stimulates production of ACH in
the fleas.
It is possible that sailors, fly-
ers, mountain climbers and ex-
plorers will carry atropine as
standard equipment to meet un-
expected cold emergencies.
Results of this research were
presented to the Federation of
American Societies for Experi-
mental Biologyiat its annual At-
lantic City conference which end-
ed yesterday.
Policy Discussed
"U.S. Foreign Policy in Asia"
will be discussed by Prof. Marshall
Knappen of the political science
department, Prof. Preston Slosson
of the history department and Dr.
Esson Gale of the International
Center at a meeting April 21 in
Lane Hall.
The meeting is sponsored by the
India Students Association and
the International Center.

MICHIGAN DAILY
Phone NO 23-24-1
CLASSIFIED ADVERTISING
RATES
LINES 1 DAY 3 DAYS 6 DAYS
2 .60 1.34 1.96
3 .70 1.78 2.94
4 .90 2.24 3.92
Figure 5 average words to a line.
Classified deadline, 3 P.M. daily.
11:00 A.M. Saturday
LOST AND FOUND
FOUND IN STREET-Sum of money. In
Lost and Found at Administration
Bldg. Can be had upon proper de-
scription. Pay for ad! )132A
FOR SALE
EVERGREENS at wholesale:
Pfitzer Juniper..........2.50 to 7.50
Spreading Yews............3.25 to 4.25
Dwarf (mugho) Pine.......2.50 to 4.50
Pyramidal Arborvitae.......2.50 to 5.00
Blue Spruce................2.00 per ft.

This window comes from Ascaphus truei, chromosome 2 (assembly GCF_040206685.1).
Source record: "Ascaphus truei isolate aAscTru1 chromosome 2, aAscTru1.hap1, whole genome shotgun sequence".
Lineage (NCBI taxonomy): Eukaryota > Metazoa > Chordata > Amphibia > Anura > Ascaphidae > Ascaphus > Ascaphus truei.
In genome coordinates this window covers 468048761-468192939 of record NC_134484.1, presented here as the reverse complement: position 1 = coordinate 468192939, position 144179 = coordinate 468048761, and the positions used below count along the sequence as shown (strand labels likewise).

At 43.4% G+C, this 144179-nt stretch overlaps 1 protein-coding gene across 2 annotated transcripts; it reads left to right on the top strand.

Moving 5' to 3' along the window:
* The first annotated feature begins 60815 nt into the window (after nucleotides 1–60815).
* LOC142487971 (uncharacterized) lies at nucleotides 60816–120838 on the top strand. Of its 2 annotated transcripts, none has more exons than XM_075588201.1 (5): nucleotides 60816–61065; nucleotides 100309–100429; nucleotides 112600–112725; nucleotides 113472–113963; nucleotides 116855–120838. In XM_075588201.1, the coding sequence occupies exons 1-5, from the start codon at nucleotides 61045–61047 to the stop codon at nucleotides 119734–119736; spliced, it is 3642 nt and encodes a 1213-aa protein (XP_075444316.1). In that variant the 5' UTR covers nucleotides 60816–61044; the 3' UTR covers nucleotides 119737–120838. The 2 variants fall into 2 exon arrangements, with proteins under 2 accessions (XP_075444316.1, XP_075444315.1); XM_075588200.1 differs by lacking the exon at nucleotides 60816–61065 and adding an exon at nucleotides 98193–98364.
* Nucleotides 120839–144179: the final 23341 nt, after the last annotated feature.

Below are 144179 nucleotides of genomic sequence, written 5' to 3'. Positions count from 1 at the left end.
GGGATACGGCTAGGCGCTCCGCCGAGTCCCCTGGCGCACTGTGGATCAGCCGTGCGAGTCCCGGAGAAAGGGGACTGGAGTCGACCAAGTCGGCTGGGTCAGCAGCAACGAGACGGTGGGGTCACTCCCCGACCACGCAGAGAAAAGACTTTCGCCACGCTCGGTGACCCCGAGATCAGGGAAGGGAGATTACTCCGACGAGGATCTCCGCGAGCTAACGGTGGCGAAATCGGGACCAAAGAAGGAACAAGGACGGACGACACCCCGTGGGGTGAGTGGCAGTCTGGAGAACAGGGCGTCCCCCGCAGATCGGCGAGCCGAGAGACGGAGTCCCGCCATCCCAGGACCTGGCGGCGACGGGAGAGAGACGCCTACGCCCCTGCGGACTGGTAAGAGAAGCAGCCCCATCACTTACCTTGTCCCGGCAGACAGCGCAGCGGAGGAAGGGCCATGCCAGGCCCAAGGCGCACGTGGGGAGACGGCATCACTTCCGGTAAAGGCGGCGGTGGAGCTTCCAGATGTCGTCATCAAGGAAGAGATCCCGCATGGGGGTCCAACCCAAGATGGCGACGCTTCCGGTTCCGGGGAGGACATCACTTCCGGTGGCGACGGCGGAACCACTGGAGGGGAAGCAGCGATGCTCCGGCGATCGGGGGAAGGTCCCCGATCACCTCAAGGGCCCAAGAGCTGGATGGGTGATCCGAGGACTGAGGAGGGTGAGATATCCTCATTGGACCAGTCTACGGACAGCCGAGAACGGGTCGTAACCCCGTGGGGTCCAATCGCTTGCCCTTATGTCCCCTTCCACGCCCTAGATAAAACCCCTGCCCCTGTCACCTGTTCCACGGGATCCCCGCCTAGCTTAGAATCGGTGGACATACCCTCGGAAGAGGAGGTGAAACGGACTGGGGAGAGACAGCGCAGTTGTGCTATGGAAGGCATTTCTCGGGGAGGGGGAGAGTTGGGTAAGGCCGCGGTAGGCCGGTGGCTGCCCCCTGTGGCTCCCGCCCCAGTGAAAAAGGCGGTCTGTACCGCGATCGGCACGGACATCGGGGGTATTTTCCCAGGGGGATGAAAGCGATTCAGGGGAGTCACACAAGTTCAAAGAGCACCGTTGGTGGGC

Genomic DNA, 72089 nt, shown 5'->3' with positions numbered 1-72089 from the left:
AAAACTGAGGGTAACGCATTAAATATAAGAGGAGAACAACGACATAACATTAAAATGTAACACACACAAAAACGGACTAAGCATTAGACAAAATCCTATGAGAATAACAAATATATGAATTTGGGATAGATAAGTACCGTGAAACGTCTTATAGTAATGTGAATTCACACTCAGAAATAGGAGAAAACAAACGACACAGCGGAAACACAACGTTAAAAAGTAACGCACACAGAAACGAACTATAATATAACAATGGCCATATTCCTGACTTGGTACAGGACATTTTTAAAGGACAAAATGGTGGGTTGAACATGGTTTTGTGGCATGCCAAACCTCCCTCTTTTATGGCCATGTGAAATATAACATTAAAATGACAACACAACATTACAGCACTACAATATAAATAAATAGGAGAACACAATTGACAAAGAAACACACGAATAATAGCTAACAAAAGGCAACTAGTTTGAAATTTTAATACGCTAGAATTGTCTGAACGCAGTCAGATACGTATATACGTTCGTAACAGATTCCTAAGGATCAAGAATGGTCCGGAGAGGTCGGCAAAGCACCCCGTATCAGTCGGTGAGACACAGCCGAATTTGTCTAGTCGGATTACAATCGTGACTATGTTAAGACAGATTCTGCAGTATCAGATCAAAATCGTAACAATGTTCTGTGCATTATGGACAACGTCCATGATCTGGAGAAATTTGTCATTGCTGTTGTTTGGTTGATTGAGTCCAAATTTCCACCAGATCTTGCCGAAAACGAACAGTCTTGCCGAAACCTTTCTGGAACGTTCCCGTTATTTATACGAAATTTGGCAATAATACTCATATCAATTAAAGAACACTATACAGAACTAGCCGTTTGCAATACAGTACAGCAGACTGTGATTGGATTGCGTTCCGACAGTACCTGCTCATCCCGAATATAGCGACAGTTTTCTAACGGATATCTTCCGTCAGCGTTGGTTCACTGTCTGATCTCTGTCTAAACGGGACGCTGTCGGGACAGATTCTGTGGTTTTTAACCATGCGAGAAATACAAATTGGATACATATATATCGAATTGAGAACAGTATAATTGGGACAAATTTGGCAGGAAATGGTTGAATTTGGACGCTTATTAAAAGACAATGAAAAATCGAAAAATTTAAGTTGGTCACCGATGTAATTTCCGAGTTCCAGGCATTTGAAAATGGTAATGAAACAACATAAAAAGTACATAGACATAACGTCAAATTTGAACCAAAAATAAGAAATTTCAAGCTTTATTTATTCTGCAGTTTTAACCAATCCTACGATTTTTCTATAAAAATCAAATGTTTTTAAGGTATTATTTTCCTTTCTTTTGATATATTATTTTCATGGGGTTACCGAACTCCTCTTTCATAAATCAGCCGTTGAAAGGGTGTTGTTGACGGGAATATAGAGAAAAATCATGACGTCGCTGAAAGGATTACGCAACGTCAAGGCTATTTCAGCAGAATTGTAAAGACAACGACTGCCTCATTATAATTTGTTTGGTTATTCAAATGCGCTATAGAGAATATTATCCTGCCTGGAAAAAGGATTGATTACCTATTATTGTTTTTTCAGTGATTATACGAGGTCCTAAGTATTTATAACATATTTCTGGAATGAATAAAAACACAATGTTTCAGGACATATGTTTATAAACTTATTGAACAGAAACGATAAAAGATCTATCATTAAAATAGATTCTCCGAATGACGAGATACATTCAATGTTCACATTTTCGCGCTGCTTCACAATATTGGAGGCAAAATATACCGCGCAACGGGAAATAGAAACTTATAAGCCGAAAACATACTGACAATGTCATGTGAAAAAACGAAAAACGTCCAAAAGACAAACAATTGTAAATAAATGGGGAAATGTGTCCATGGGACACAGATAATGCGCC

Leave orders at NO 8-8574. Michael
Lee, 1422 Wash. Hts. )395B
1946 PLYMOUTH BUSINESS COUPE-
Radio and heater and new tires. Ex-
cellent motor. Huron Motor Sales,
222 W. Washington, NO 2-4588. )407B
ARMY-NAVY type Oxfords-$6.88. Sox,
39c; shorts, 69c; military supplies.
Sam's Store, 122 E. Washington. )14B
A MEDIUM blue-grey gabardine suit.
Single breasted, sport style. Like new,
size 40 regular. Very reasonably pric-
ed. Call NO 3-1904 after 8 p.m. on
weekdays only. Ask for Steve. )299B
BATTERIES $5 EXCHANGE
Guaranteed - Free Installation
BATTERY STORES ASSOCIATION
Liberty and Ashley - NO 3-5113
) 329B
1941 DESOTO-Good motor, new clutch
and brakes, $175. NO 3-2225. See at
508 Elm. )390B
1941 PONTIAC 4-DOOR-First $75 take
it away. Huron Motor Sales, 222 W.
Washington, NO 2-4588. )408B
1947 KAISER--4 door, one owner, low
mileage, new tires. Huron Motor Sales,
222 W. Washington, NO 2-4588. )387B
MAN'S WRIST WATCH in good condi-
tion, repaired and cleaned, Merril, 17
jewel, originally $83.71-now $50. Up-
holstered reclining tapestry chair,
wooden arms and sliding footstools,
fair condition, $8.00. Folding baby pen
with pad, good condition, $15. Gray
folding baby buggy, chrome handle
with white plastic, hardly used, $50.
originally $89. Cosco baby high chair,
all chrome and steel with blue plastic
seat cover, adjustable foot rest, $16.
Folding nursery chair, $3. Majestic
portable radio with inside and out-
side aerial, $48. Phone 2-9020. )392B

FOR SALE
1940 LA SALLE 8 motor, $50. Call NO
2-9020. )3898
EASTER SPECIAL!
1950EDodgeCoronet 4-door
Radio, heater, turn signals --
A Very Sharp Car, One Owner.
$549.00
BENZ MTRS, INC.
331 S. 4th,*hone NO 2-5523 )397B
1949 PONTIAC 4-DOOR, green. Hydra-
matic, radio, and heater; one owner,
very clean! Huron Motor Sales, 222
W. Washington, NO 2-4588. )409B
"PURCHASE FROM PURCHASE"
ARGOS 33 with case and flash. Like
new. $48. Purchase Camera Shop,
1116 So. University, NO 8-6972. )405B
FORD-2 door 1946 maroon, very clean.
Motor, body and tires excellent. $250.
Phone 2-9294. )402B
EASTER SPECIAL on Parakeets-$3.95
each and up. Bird supplies and cages.
Mrs. Ruffins, 562 S. 7th. )406B
1948 STUDEBAKER COMMANDER -